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Film review: Child’s Play ***

By Preston Wilder

My Child’s Play credentials aren’t very impressive. I’ve seen the 1988 original – in which a child’s doll named Chucky gets possessed by the soul of a serial killer, and goes on a murder spree – and Child’s Play 3, which I recall as being terrible; I missed Bride of Chucky, which is apparently the best one (though I did appreciate the tag-line: ‘Chucky Gets Lucky’!), and the rest of the seven-film franchise, placing me at a disadvantage in reviewing this eighth instalment. Fortunately, it doesn’t really matter. At a time when most reboots are transparently an excuse to make money (Men in Black again, only with a woman), the new Child’s Play finds an angle that’s actually interesting – and can be enjoyed without prior knowledge of the franchise, beyond the basic ‘Ugly doll kills people’ template.

Chucky isn’t quite so ugly here, merely creepy as opposed to troll-like – nor is he precisely demonic, like fellow monster/plaything Annabelle. He’s a corporate product, made by a company called Kaslan that manufactures all kinds of things, from smart TVs to driverless cars – and they’re all connected, Internet-of-Things-style, Buddi the doll (“Your new best friend!”) being one of the connectors. Plug him in to the Cloud and he’ll activate other Kaslan products, not to mention ‘imprinting’ on his owner and providing emotional support. “Are we having fun?” he asks repeatedly, taking his best-friend duties seriously. “If they don’t let us pla-a-ay / They all go awa-a-ay,” he sings happily, justifying murder in the name of building a better gadget.

It’s intriguing that the child is older now – Andy was a six-year-old in the 80s original but he’s now 13, played by Gabriel Bateman – and I wondered what reaction he’d have to getting a doll as a birthday present (his single mum is played by Aubrey Plaza, bringing her sardonic good humour to a flimsy role), but in fact his reaction is spot-on. “That’s for little kids now, it came out a year ago,” he complains, his objection being not that Buddi is a doll but that he’s an older model. Andy is actually quite happy with his high-tech pet, talking to him (it?) as you’d talk to Siri or Alexa, treating Buddi like a smart new app – but alas this particular Buddi is defective, his “violence inhibitors” having been removed by a disgruntled employee in the Asian sweatshop where Buddis are made.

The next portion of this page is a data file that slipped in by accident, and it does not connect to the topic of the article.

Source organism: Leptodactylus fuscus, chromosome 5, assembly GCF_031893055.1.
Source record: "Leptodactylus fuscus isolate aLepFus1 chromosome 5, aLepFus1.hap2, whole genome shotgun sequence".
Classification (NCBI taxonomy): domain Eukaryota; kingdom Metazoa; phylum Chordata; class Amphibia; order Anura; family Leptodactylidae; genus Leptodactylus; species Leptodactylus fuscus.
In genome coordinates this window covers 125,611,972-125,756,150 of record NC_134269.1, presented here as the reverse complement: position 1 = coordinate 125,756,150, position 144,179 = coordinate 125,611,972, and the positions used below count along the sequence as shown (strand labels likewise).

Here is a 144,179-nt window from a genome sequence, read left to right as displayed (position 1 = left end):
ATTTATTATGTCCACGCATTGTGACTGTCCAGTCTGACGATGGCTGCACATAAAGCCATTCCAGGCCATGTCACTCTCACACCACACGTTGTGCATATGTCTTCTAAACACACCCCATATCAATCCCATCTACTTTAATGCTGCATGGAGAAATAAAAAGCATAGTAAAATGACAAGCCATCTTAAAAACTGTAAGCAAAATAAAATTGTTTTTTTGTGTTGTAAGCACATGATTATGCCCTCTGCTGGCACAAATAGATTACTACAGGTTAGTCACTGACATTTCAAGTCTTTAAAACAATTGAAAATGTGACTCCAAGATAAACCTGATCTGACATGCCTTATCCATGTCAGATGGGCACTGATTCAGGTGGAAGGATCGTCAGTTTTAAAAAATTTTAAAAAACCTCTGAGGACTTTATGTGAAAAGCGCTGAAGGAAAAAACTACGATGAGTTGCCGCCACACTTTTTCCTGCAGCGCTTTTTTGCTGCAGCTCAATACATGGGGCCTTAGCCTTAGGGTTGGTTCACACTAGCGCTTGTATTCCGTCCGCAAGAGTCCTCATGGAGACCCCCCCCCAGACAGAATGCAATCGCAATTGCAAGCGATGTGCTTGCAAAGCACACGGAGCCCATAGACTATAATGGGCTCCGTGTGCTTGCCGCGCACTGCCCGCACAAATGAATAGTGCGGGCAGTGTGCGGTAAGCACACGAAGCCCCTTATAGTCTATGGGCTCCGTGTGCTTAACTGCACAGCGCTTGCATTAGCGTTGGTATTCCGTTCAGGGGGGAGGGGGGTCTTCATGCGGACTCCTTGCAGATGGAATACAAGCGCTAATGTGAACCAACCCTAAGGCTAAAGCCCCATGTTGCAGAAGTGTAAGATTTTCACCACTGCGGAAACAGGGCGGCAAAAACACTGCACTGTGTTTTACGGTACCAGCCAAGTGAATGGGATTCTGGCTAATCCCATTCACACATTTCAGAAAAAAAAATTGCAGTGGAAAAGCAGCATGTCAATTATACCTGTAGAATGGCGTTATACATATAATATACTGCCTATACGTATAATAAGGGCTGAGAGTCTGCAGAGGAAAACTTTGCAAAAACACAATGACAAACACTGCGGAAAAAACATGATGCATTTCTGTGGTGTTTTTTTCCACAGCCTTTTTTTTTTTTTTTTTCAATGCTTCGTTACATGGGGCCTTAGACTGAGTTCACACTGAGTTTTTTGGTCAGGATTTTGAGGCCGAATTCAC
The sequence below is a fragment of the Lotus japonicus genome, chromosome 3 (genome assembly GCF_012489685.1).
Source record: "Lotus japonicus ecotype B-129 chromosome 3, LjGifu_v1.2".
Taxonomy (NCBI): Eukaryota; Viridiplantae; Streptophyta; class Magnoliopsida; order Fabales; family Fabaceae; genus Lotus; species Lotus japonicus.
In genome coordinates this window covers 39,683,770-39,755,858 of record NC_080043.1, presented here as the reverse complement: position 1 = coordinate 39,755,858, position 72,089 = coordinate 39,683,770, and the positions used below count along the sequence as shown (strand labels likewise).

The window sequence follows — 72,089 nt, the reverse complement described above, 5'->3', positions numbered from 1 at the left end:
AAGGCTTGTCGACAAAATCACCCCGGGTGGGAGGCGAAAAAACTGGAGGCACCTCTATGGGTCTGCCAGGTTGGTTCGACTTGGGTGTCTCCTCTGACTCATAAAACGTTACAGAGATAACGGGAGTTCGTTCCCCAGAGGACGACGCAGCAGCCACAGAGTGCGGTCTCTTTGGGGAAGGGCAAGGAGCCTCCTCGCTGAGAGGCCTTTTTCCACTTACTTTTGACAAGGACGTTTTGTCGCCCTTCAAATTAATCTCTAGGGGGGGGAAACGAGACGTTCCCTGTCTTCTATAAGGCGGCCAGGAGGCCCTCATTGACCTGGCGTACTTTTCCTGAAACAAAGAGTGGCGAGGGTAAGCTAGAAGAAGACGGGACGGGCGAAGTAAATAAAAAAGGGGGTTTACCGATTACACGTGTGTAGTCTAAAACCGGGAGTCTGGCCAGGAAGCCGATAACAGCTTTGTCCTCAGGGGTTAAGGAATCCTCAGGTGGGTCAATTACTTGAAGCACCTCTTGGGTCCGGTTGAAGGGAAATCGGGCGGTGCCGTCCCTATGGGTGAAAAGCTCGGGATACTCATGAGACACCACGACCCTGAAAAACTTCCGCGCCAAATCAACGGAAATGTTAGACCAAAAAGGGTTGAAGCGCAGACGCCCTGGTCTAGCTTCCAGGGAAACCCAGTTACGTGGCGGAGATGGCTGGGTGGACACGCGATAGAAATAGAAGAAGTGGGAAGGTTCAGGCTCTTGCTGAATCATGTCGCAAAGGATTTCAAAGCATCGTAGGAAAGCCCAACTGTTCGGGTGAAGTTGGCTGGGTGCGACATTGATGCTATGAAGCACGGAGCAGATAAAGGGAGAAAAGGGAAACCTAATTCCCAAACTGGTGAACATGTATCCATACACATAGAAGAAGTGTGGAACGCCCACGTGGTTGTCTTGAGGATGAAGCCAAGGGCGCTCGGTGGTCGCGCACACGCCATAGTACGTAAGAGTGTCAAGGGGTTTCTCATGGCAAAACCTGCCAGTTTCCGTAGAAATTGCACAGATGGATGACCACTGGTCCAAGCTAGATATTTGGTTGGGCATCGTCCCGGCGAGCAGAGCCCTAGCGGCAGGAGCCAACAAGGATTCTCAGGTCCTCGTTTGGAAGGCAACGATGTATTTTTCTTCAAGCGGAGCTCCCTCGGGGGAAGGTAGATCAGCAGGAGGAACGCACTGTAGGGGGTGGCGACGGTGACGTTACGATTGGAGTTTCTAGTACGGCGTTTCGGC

It might’ve been more subversive if the doll weren’t defective, if in fact it worked exactly as intended – but no matter, this is still quite enjoyable, full of sly references and tweaks on familiar elements. Here’s the borderline-abusive Mum’s boyfriend who of course is Chucky’s first victim. (Andy tries to name the doll ‘Han Solo’ – which itself is an in-joke since it’s voiced by Mark Hamill, a.k.a. Luke Skywalker – but the doll somehow mis-hears the name as ‘Chucky’, the nonsensical aspect being part of the gag.) Here’s a quick glimpse of a Buddi doll in a Leprechaun outfit, Leprechaun being another cult 90s franchise which should be getting its own reboot any day now. Here’s a kill so sadistic – a victim tortured till the pain is so unbearable he succumbs to a grisly death – it recalls the 70s nasty Bloodsucking Freaks, though I’m sure it’s been done elsewhere too. Here’s something more unexpected, a scene where Andy and his friends laugh at the ultra-violence in a horror movie, confusing poor Chucky who concludes that violence must be fun.

Does that scene contain an Author’s Message? Hard to say, since the deaths in Child’s Play don’t exactly stint on the splatter. It gives the film too much credit to call it self-aware – but it still hits some new notes, which is more than Men in Black: International did. Loyal, childlike Chucky is a bit like ‘No. 1 fan’ Annie Potts in Misery (or perhaps the car in Christine, another Stephen King joint), killing out of clingy jealousy and an earnest wish to do good, at least according to his twisted AI morality; as Andy’s geeky friend puts it, this is how every film about a robot apocalypse starts. Things get out of hand, of course. Andy and his mum put Chucky in the closet, and nobody puts Chucky in the closet. (Director Lars Klevberg surrounds it with a red filter, matching the red in the doll’s crazy-eyes.) There’s a bloody climax in a public place – a department store, in this case – that’s a bit too chaotic, but by then Child’s Play has established itself as surprisingly smart, for a horror reboot. Where should it be ranked in the franchise? Don’t ask me, I’m a stranger here myself.


DIRECTED BY Lars Klevberg

STARRING Aubrey Plaza, Gabriel Bateman, voice of Mark Hamill


US 2019            90 mins

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